The Unpopularity of the Proposed EEOC and OFCCP Merger
Posted in Discrimination
The Trump administrations proposed budget for the upcoming federal fiscal year contains a streamlining proposal that is evoking strong opposition from both employer and employee groups. Namely, the administration has proposed merging the federal Equal Employment Opportunity Commission (EEOC) and the Office of Federal Contract Compliance Programs (OFCCP).
Employers and employee rights groups are rarely on the same side of regulatory matters, but in this case, there is almost unanimous opposition to the proposed agency merger. Presumably, the Trump administration believes an EEOC and OFCCP merger is a plausible streamlining approach, because both organizations focus on enforcing federal laws focused on employment discrimination. Employee groups, however, worry that a merger will result in decreased enforcement efforts due to a lack of adequate agency funding, staff, and resources. The Trump administrations merger proposal provides for the EEOC to absorb the OFCCP with no new financial resources to address merger logistics.
In turn, employers are concerned that a merger could result in new enforcement hammers for the EEOC. While the EEOC and OFCCP both enforce discrimination laws, their focus and enforcement models differ. The primary focus of the EEOC is to enforce federal anti-discrimination laws (e.g. Title VII, the Americans with Disabilities Act, the Age Discrimination in Employment Act, and the Equal Pay Act). The OFCCP focuses on the other side of the discrimination coin namely, affirmative action laws (e.g. Executive Order 11246, the Vietnam Era Veterans Readjustment Assistance Act, and Section 503 of the Rehabilitation Act) that require federal contractors to seek a diverse employee base through non-discrimination and proactive goal setting and recruiting measures. Under the current enforcement model, the EEOC has no inherent authority to impose monetary sanctions on employers, but can negotiate settlements with employers or litigate to a potential judgment. The OFCCP has more leeway, however, to conduct random audits of government contractors and, upon a finding of a violation, to negotiate a resolution that includes monetary sanctions given its authority to disqualify an employer from being a federal contractor. Despite funding and resource challenges, an agency merger might allow the EEOC to expand its enforcement efforts with respect to federal contractors through new audit and enforcement mechanisms.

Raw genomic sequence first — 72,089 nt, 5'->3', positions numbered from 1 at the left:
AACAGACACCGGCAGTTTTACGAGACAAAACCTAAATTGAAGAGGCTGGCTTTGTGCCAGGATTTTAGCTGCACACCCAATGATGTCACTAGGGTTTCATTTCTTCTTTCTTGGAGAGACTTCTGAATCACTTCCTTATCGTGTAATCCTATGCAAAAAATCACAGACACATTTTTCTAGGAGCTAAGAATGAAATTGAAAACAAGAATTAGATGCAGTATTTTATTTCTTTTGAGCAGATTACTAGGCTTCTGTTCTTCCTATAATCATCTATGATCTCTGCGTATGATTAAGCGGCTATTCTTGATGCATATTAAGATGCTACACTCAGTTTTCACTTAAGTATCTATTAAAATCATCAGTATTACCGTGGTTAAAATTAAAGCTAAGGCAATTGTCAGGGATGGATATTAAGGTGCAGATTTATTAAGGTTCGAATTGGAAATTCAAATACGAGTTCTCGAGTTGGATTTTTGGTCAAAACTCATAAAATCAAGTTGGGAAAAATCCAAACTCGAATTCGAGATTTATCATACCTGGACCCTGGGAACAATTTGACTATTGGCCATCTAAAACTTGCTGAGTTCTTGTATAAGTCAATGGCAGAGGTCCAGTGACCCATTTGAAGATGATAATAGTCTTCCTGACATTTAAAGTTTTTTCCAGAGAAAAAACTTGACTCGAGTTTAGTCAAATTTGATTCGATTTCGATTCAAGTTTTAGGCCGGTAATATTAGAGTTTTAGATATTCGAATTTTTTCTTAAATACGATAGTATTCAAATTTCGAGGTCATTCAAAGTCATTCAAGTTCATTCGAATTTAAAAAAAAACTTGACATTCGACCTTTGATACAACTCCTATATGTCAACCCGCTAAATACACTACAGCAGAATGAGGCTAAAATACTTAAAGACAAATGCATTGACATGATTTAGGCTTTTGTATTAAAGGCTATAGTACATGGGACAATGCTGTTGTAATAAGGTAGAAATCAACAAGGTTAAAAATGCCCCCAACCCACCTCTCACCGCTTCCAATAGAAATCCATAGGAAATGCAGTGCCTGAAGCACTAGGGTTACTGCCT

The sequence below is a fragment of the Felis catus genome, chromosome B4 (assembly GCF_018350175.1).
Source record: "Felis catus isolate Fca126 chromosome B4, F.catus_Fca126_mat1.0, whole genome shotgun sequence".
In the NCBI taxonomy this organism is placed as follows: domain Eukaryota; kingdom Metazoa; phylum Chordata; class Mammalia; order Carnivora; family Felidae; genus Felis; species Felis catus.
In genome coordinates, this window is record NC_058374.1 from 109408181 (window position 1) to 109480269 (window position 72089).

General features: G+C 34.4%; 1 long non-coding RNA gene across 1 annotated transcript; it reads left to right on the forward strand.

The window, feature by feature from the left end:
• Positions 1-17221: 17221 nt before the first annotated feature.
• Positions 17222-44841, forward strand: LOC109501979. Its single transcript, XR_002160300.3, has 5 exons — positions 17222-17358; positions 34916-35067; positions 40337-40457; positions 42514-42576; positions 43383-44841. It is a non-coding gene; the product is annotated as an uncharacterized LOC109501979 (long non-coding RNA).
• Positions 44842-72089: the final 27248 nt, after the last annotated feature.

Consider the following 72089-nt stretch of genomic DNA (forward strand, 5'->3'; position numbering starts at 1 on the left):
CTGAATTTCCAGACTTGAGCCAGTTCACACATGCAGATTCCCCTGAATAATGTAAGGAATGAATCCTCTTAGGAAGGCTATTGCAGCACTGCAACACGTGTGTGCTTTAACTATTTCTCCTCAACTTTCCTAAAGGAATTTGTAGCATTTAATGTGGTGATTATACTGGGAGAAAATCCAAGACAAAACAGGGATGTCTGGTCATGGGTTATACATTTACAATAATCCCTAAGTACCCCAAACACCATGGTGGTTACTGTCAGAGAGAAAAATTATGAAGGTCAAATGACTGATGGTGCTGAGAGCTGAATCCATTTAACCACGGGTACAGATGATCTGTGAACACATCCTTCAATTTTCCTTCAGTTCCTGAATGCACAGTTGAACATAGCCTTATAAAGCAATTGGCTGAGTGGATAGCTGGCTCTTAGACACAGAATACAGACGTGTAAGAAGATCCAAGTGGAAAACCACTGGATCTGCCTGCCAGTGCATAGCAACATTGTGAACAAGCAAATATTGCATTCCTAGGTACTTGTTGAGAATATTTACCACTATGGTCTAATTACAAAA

It remains unclear, though, whether the Trump administrations proposed budget will be approved and whether the proposed EEOC-OFCCP merger will occur. This same agency merger has been suggested by previous presidential administrations, but it has never happened. In addition, the EEOCs and OFCCPs authority stems from legal requirements that may need to be amended, requiring congressional action, in order for enforcement authority to be merged into one agency. As such, there are significant hurdles that must be overcome before a merger could occur. For now, employers should stay tuned, and we will update our readers if the proposed merger gains traction.
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